Something’s just a little bit off with Steep. More accurately, many things are just a little bit off with Steep. This snow-filled sandbox is at constant odds with itself as mounting inconsistencies make for an increasingly disjointed experience.
That’s not to say Steep is bad; it’s just strange. It’s strange in how almost all of its pillars defy expectations in a weird way. This isn’t the game you probably think it is, and that’s because it’s tough to pin down exactly what Steep is.
Steep (PC, PS4, Xbox One [reviewed])
Developer: Ubisoft Annecy
Released: December 2, 2016
Ubisoft seems to know this too. Steep‘s sales pitch is a “play anyway you’d like, variety is king” mindset. To that end, traversing the seven regions of the Alps is made possible by four different sports: Snowboarding, skiing, wingsuiting, and paragliding. And, people can define their style by any of six different techniques: Explorer, Extreme Rider, Freerider, Freestyler, Pro Rider, and Bone Collector.
In theory, it’s a neat way to offer options without funneling players in a certain direction. That’s what a sandbox truly is. In practice, however, it’s a farce. The six techniques aren’t so much specializations as they are accrued expertise in separate categories. Anyone who puts a lot of time into Steep won’t find themselves mastering one while neglecting the others; instead they’ll be steadily proficient in all areas, working toward all of them simultaneously because of the nature of the game.
That nature is that Steep is a series of isolated challenges to master — no matter how many times Ubisoft says it’s about exploring the mountains and finding your own lines to perform tricks on. These assign a sport and a goal (almost always a time trial or a score attack). Once the challenge has been bested, it’s time to move on and find another one. That is repeated something like 100 times. That is the core of the Steep experience.
The challenges can be brutally difficult at times, mostly due to two of Steep‘s most jarring disconnects: The physics and the trick system. Steep bafflingly mixes a realistic and believable aesthetic with a cartoonish physics engine. It’s less apparent when paragliding or wingsuiting. However, when snowboarding or skiing, it often feels impossible to know what the game will let you do. It ends up a guessing game with the only silver lining being that a retry is just a quick button press away.
Complicating matters is the unintuitive trick system. Jumps have to be performed sooner than you’d think, resulting in a lot of wasted opportunities for big air. When you do nail a jump, it’s unpredictable as to whether you’ll do any spins or grabs. You know how in Tony Hawk, you know how to pull off a Rocket Air or a Benihana at any time? Steep isn’t like that. Success is measured by whether your rider does anything, even if it’s not exactly what you want. Landing is similarly frustrating, as there’s no proven way to ensure you stick a trick. Stopping the trick early and taking your hands off the controller seems like the best method; the game automatically sorts out the rest.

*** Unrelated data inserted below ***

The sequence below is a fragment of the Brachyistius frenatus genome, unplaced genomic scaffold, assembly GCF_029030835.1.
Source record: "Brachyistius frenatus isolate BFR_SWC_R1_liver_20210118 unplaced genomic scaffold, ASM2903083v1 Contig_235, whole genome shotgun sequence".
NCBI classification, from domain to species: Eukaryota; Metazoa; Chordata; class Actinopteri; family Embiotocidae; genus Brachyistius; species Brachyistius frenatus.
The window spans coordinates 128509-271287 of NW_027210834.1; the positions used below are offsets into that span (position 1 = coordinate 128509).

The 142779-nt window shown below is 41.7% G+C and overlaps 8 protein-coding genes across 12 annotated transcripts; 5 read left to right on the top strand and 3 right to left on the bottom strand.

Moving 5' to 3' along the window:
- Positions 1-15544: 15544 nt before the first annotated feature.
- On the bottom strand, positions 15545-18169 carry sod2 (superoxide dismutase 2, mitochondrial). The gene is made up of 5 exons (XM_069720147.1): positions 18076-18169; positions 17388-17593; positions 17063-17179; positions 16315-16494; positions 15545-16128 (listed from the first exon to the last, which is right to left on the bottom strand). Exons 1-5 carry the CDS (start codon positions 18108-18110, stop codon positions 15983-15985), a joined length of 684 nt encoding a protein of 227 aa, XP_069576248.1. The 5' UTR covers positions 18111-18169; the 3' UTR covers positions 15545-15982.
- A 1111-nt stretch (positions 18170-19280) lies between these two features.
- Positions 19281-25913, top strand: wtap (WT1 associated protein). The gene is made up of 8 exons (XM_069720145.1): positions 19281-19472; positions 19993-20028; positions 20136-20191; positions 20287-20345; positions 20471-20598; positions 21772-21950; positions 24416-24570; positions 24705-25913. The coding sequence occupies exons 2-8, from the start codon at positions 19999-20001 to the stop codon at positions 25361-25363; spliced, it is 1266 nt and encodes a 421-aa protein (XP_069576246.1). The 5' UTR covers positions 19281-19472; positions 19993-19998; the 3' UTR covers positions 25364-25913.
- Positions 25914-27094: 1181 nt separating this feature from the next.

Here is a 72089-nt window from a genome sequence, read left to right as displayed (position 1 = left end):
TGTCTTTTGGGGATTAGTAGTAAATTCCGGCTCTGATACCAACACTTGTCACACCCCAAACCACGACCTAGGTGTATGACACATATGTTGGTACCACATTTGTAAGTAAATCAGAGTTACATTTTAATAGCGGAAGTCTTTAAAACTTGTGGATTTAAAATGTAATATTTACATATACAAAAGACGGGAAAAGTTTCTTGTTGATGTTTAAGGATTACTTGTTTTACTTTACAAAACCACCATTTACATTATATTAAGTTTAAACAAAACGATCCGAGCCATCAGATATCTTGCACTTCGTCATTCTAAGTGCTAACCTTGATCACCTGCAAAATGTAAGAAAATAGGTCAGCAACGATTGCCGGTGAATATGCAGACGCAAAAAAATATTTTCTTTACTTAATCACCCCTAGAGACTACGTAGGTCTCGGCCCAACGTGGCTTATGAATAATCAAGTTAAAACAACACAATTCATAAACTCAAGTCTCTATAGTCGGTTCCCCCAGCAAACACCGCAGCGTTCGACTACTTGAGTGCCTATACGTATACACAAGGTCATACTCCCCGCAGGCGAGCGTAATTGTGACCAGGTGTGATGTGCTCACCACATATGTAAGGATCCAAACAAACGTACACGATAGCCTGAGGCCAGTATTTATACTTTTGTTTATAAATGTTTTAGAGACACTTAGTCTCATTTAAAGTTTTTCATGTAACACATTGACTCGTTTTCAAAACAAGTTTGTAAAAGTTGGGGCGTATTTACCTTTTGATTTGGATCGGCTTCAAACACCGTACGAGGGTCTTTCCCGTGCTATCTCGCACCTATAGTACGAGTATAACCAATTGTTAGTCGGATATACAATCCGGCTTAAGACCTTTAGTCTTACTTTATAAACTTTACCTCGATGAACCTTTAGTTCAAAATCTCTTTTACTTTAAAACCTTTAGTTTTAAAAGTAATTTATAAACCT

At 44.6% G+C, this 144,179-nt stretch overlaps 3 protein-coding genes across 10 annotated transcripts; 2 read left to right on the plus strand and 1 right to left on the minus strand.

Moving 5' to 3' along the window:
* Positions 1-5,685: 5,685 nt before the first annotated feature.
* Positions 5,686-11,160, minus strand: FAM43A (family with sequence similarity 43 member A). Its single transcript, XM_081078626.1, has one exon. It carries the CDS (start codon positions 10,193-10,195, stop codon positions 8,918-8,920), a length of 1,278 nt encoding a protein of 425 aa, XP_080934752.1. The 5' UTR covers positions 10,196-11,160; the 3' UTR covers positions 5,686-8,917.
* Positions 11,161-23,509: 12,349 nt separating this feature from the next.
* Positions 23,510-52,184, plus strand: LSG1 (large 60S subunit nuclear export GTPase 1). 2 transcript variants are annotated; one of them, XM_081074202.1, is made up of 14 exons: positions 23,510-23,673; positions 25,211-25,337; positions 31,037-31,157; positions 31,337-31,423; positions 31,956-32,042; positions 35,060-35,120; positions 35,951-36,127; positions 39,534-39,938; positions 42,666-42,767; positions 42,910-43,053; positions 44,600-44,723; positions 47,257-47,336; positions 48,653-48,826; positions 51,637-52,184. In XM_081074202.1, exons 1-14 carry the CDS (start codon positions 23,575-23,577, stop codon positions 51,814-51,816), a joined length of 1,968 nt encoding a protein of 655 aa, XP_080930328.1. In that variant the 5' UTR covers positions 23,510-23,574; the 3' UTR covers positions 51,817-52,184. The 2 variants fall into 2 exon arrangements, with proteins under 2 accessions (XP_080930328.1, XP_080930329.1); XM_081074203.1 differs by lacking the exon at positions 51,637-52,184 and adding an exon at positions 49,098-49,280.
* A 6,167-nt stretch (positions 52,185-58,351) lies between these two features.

The wingsuit and paraglider prove to be more reliably competent than their counterparts. Steep‘s most aggressive thrills can be had in the wingsuit, as it can be an absolute joy to hurtle toward the ground, level out at the last second, and weave between rocks and trees. Paragliding is the tonal opposite as it’s a plodding affair, best for covering lots of ground in an efficient (if not kind of boring) fashion. It feels necessary, though — an adrenaline-less choice as a counterbalance to the three others.
It is, however, those adrenaline-filled moments that are the best Steep has to give. When it can display a real sense of speed and danger, Steep can be engrossing. It’s in these times that it feels infinitely replayable, like this reckless catharsis will never grow old. It’s these challenges that you don’t mind trying again and again because skidding down a cliff face of snowless rocks never ceases to entertain. And, these moments are fantastic reminders of how navigating a half-pipe where it’s a struggle to maintain any speed is such a goddamn waste in this game.
Because there’s no narrative to speak of (most won’t consider brands like Red Bull realizing you’re good and inviting you to compete in their events to be “a narrative”), the gameplay loop of Steep is: Find a challenge, best a challenge, explore for more challenges. But, the exploration component is rendered mostly moot by a liberal fast-travel system. It’s quick to warp almost anywhere on the map, which will probably be only a stone’s throw from the destination. Or, for cases of extreme laziness, a helicopter will take you precisely where you want to go (but there are a limited number of helicopter tickets until level 25).
What Steep wants the player to do and what Steep allows the player to do are almost always completely different things. The emphasis on freedom is undermined by the game being a series of challenges. The allure of exploration is undone by the ability to teleport anywhere. The loose and wacky physics system belies the real-world setting. These are all disconnects that Steep can’t reconcile, and it’s a stranger and more off-putting experience because of it.
These also aren’t things I found myself thinking about when I was hellbent on earning a gold medal in yet another event. In those moments, Steep is a simple yet functional form of escapism. It’s afterward, when unsure where to go and what to do next, that it hits you: Steep really isn’t what it aims to be.
[This review is based on a retail build of the game provided by the publisher.]